What about us? Do we see ourselves for who we truly are and Christ for who He truly is? Is our interaction with our savior like the Pharisee, where we allow Christ to enter our faith when it fits within our self-constructed reality; or is our interaction like this beautiful sinful woman, where we open the depths of our hearts, admit that we are far from perfect and allow Christ in to heal us. To put it another way: Do we view our faith as an acceptable self-help philosophy where we pick and choose; or is our faith an ongoing intimate relationship with our creator, healer, savior?

At least for me the choice is clear. I am far short of the kind of relationship I want with God – my pride and ego envelope me in a comfortable bubble of denial; if not always, then some of the time. How about you? Brothers and sisters, let’s break from this false security – let’s live our lives in constant pursuit of a healing relationship with our loving savior. Let’s follow the sinful woman’s example, and her desire for healing, not the Pharisee’s self-contented fantasy.

If King David, the most powerful ruler in Judah, can come before God and throw himself at His mercy then we should be able to do so as well.    Let’s desire what St. Paul writes so beautifully about in today second reading: ‘I live by faith in the Son of God who has loved me and given himself up for me.[4]

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[1] Evangelii Gaudium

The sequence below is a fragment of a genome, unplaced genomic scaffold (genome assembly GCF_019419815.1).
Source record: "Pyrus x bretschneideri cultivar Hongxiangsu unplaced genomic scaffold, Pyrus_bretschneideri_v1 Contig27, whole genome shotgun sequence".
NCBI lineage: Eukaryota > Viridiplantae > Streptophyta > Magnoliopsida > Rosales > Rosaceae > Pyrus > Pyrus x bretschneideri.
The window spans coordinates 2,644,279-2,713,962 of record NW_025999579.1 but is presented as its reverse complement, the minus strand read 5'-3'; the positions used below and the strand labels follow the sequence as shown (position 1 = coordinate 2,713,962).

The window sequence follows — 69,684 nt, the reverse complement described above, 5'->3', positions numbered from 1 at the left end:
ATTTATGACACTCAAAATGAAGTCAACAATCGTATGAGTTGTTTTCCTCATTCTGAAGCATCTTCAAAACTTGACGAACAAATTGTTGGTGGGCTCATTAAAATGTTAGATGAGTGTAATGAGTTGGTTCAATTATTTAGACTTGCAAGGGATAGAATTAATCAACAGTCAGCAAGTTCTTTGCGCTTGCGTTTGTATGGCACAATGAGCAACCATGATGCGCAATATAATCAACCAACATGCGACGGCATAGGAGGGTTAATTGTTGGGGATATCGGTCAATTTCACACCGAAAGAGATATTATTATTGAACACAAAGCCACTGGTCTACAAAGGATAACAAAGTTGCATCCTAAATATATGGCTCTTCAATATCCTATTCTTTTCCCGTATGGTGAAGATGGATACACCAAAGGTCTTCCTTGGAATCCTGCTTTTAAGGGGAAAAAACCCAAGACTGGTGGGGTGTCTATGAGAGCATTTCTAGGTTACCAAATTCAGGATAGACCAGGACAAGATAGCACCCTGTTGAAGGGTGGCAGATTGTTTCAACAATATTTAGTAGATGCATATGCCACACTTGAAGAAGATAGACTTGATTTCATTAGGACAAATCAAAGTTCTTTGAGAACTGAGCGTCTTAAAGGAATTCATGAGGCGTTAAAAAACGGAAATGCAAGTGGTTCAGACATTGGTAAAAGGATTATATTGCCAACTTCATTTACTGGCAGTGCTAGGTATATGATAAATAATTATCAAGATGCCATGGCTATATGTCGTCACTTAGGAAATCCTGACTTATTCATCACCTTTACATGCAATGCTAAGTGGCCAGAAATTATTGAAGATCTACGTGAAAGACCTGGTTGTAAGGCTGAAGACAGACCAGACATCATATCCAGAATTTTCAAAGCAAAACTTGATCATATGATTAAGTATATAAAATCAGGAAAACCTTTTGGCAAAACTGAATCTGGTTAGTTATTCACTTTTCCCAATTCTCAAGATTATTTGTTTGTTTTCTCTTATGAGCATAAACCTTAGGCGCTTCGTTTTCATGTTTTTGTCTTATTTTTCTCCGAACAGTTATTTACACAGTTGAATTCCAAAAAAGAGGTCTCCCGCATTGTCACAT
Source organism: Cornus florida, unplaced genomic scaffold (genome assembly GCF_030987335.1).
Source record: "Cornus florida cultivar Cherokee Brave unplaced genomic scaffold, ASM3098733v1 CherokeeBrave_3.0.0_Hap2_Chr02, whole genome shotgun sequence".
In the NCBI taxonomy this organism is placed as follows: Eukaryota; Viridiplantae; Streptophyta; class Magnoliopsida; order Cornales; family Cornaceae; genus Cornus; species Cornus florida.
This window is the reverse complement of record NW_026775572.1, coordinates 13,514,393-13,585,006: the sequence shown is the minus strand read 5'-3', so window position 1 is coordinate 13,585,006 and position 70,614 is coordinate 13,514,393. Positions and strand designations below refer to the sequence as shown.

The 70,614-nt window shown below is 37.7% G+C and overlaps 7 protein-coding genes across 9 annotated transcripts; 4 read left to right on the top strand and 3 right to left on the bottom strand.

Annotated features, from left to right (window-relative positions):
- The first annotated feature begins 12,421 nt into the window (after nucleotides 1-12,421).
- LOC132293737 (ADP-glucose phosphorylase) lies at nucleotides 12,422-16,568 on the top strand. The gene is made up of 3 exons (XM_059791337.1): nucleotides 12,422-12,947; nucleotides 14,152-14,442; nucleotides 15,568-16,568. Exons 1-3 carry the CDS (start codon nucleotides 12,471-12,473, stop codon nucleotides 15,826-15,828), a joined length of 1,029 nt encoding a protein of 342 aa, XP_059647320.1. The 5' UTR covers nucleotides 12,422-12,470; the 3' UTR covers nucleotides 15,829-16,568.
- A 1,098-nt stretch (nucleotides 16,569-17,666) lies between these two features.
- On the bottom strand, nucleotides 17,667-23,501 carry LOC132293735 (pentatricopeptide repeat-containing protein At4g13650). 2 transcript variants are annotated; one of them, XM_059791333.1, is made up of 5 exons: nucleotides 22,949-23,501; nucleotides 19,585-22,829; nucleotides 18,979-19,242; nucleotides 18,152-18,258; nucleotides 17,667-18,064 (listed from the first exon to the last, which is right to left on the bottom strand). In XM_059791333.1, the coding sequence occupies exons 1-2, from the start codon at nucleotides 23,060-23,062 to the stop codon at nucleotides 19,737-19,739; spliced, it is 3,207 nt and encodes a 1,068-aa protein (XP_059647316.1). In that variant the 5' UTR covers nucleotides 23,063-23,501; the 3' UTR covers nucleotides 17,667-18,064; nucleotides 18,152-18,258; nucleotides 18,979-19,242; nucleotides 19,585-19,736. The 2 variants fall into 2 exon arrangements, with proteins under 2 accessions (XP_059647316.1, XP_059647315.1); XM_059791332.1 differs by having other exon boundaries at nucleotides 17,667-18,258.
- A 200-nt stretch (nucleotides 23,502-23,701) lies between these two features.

[2] LK 7:39
[3] LK 7:43
[4] GAL 2:20

General Absolution – False Mercy

It seems one result of this Extraordinary Jubilee Year of Mercy is an increased chatter about General Absolution.  I have heard this discussed in two different deaneries. It is not just a Diocese of Joliet (in USA) discussion; immediately after the announcement of the Year of Mercy the internet was buzzing with the idea. In a nutshell General Absolution is ‘absolution without confession of all mortal sins[1].  It is allowed, but only in extraordinary cases. As far as I can tell the last time it was validly used in the U.S. was on ‘March 29, 1979, when the Three Mile Island nuclear power plant near Harrisburg, Pennsylvania was in danger of exploding… Bishop Keeler of Harrisburg granted general absolution to the faithful since every individual person would not have had the chance to go to private confession’.[2] The core of these discussions seems to be this: since it is the Year of Mercy the bishop should offer General Absolution as part of the Church’s enthusiastic participation in God’s gift to His people.